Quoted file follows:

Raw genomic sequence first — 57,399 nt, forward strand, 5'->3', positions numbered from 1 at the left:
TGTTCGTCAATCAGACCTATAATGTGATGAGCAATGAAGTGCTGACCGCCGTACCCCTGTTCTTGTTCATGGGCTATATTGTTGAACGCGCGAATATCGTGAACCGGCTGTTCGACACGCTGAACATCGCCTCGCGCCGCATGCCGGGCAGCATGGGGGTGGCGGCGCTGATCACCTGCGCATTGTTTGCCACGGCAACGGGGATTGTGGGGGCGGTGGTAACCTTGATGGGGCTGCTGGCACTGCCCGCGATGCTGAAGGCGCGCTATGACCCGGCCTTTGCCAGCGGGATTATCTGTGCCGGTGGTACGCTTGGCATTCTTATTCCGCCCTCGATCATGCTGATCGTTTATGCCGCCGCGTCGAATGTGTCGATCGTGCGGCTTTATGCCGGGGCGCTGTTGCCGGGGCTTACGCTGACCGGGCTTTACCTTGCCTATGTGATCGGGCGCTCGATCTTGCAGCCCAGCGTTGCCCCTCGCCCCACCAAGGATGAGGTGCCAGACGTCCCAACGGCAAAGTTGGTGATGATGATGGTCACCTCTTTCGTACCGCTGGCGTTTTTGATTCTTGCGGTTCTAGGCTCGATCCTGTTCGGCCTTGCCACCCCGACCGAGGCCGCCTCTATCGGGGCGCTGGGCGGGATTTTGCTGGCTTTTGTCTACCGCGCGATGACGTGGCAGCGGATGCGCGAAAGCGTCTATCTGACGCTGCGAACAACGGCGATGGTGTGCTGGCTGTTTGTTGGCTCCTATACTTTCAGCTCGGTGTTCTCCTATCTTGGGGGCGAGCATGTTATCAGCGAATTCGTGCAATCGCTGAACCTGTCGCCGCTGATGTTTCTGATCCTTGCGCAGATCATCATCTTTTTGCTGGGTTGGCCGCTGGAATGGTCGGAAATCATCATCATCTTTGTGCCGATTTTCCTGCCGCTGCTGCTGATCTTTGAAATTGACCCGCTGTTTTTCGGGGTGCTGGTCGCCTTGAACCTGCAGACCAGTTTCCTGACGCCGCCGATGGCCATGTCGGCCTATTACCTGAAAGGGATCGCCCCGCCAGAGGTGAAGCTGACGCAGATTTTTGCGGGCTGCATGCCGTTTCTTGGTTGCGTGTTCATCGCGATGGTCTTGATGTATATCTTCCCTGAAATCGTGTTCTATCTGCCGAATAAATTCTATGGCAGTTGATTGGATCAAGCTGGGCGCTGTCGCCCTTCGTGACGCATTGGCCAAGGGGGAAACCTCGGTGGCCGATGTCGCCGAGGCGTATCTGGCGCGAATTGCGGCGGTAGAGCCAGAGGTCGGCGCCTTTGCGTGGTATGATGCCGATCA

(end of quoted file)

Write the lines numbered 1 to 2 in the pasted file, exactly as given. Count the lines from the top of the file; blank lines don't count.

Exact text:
Raw genomic sequence first — 57,399 nt, forward strand, 5'->3', positions numbered from 1 at the left:
TGTTCGTCAATCAGACCTATAATGTGATGAGCAATGAAGTGCTGACCGCCGTACCCCTGTTCTTGTTCATGGGCTATATTGTTGAACGCGCGAATATCGTGAACCGGCTGTTCGACACGCTGAACATCGCCTCGCGCCGCATGCCGGGCAGCATGGGGGTGGCGGCGCTGATCACCTGCGCATTGTTTGCCACGGCAACGGGGATTGTGGGGGCGGTGGTAACCTTGATGGGGCTGCTGGCACTGCCCGCGATGCTGAAGGCGCGCTATGACCCGGCCTTTGCCAGCGGGATTATCTGTGCCGGTGGTACGCTTGGCATTCTTATTCCGCCCTCGATCATGCTGATCGTTTATGCCGCCGCGTCGAATGTGTCGATCGTGCGGCTTTATGCCGGGGCGCTGTTGCCGGGGCTTACGCTGACCGGGCTTTACCTTGCCTATGTGATCGGGCGCTCGATCTTGCAGCCCAGCGTTGCCCCTCGCCCCACCAAGGATGAGGTGCCAGACGTCCCAACGGCAAAGTTGGTGATGATGATGGTCACCTCTTTCGTACCGCTGGCGTTTTTGATTCTTGCGGTTCTAGGCTCGATCCTGTTCGGCCTTGCCACCCCGACCGAGGCCGCCTCTATCGGGGCGCTGGGCGGGATTTTGCTGGCTTTTGTCTACCGCGCGATGACGTGGCAGCGGATGCGCGAAAGCGTCTATCTGACGCTGCGAACAACGGCGATGGTGTGCTGGCTGTTTGTTGGCTCCTATACTTTCAGCTCGGTGTTCTCCTATCTTGGGGGCGAGCATGTTATCAGCGAATTCGTGCAATCGCTGAACCTGTCGCCGCTGATGTTTCTGATCCTTGCGCAGATCATCATCTTTTTGCTGGGTTGGCCGCTGGAATGGTCGGAAATCATCATCATCTTTGTGCCGATTTTCCTGCCGCTGCTGCTGATCTTTGAAATTGACCCGCTGTTTTTCGGGGTGCTGGTCGCCTTGAACCTGCAGACCAGTTTCCTGACGCCGCCGATGGCCATGTCGGCCTATTACCTGAAAGGGATCGCCCCGCCAGAGGTGAAGCTGACGCAGATTTTTGCGGGCTGCATGCCGTTTCTTGGTTGCGTGTTCATCGCGATGGTCTTGATGTATATCTTCCCTGAAATCGTGTTCTATCTGCCGAATAAATTCTATGGCAGTTGATTGGATCAAGCTGGGCGCTGTCGCCCTTCGTGACGCATTGGCCAAGGGGGAAACCTCGGTGGCCGATGTCGCCGAGGCGTATCTGGCGCGAATTGCGGCGGTAGAGCCAGAGGTCGGCGCCTTTGCGTGGTATGATGCCGATCA